“While He was in Bethany at the house of Simon who had a serious skin disease, as He was reclining at the table, a woman came with an alabaster jar of pure and expensive fragrant oil of nard. She broke the jar and poured it on His head.” (Mark 14:3, HCSB)
Mark doesn’t name this woman, but John tells us that it was Mary, sister of Martha and Lazarus, the man whom Jesus had raised from the dead. She took a very expensive perfume—worth almost a year’s wages to a working man—broke the bottle it was in and poured it over his head and body. It was such a volume of perfume that it reached all the way to his feet, and Mary wiped his feet with her hair. It was an extraordinary moment.
Judas the betrayer [we know from the passage in John] is NOT HAPPY with this waste of money! “Why didn’t she sell that expensive perfume and give it to the poor?” He asks. Now, if we didn’t know any better we would think at this moment that Judas Iscariot is the chief disciple. He has been listening to Jesus; Jesus’ teaching has entered his heart and he has compassion for the poor. What a great guy!
John explains for us: “He didn’t say this because he cared about the poor but because he was a thief. He was in charge of the money-bag and would steal part of what was put in it.” (John 12:6, HCSB) Ouch. Chief disciple award, revoked!
Back to Mary because I want to think about her for a moment. Why did she anoint Jesus? None of the gospel accounts tells us why she anointed him. We do know that anointing was a common cultural habit. The NIV Application Commentary on Mark says: “Anointing was common at feasts in the ancient world. Is she extending to him customary courtesy with uncustomary extravagance?” We obviously cannot know for sure, because no one explains. However, Richard Lenski raises an interesting possibility. He comments: “Jesus had again and again announced his death by violence, by crucifixion at the hands of the Gentiles. What if the disciples failed to grasp just what Jesus meant? Why should not one heart at least realize that Jesus meant exactly what he said? The character of this woman is such that it ought not to surprise us so much that, where dull-witted men failed, she saw that Jesus was now going straight to his death-by crucifixion as he had said.”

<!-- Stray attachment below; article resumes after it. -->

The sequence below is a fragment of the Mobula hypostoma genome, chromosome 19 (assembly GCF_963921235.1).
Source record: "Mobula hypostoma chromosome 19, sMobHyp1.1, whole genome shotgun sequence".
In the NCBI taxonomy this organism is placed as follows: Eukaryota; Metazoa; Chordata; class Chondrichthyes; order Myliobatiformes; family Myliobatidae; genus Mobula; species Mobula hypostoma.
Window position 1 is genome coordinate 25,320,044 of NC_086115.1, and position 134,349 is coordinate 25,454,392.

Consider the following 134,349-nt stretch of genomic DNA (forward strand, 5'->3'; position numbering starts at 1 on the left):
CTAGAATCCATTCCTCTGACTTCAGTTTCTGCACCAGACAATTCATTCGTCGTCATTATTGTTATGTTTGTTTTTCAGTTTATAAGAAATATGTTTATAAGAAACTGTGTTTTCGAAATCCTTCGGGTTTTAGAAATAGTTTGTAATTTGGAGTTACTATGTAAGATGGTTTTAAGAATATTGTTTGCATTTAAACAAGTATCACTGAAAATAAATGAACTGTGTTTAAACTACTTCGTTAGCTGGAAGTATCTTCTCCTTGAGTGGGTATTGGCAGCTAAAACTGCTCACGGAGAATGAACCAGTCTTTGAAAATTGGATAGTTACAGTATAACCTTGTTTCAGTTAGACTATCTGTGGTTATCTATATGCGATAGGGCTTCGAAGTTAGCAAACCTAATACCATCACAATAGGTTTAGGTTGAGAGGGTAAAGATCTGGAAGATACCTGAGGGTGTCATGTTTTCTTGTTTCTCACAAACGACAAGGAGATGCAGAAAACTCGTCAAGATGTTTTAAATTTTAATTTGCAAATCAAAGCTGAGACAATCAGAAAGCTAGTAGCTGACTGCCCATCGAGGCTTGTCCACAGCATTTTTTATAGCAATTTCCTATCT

Perhaps when Jesus replied to the disciples who were indignant at the perceived waste of money and said she has anointed my body in advance for burial (vs. 8), he meant that Mary was the only one who actually took to heart what he had said repeatedly about having to die. We cannot know for sure, but it is an intriguing possibility.
What we do know from the accounts of this incident is that Mary did not defend her actions to the disciples. Lenski writes: “Mary herself is silent and offers no defense. We learn from her that it is not always necessary to defend ourselves-our good actions speak for themselves, and the only thing essential is that Jesus approves them.”
It’s also amazing to me that Jesus makes this weird comment at that moment: “I assure you: Wherever the gospel is proclaimed in the whole world, what this woman has done will also be told in memory of her.”” (Mark 14:9, HCSB) Huh? What?
Amazingly, here I am at Clairmont Coffee in St. John’s, Michigan, fulfilling that exact prophecy as I drink excellent coffee and eat donuts from Cops and Donuts [Side note: Great coffee shop. Highest Recommendation. Great people.] I’m not the only one either. We’ve been talking about what Mary did since almost the moment that she did it 2000 years ago. Chrysostom, who died in 407 AD, writes: “The Persians, the Indians, Scythians, Thracians, Samaratians, the race of the Moors and the inhabitants of the British isles celebrate a deed, performed in a private family in Judea by a woman who had been a sinner.”
Indeed, Mr. Chrysostom, they certainly do. And they do in St. Johns, Michigan also.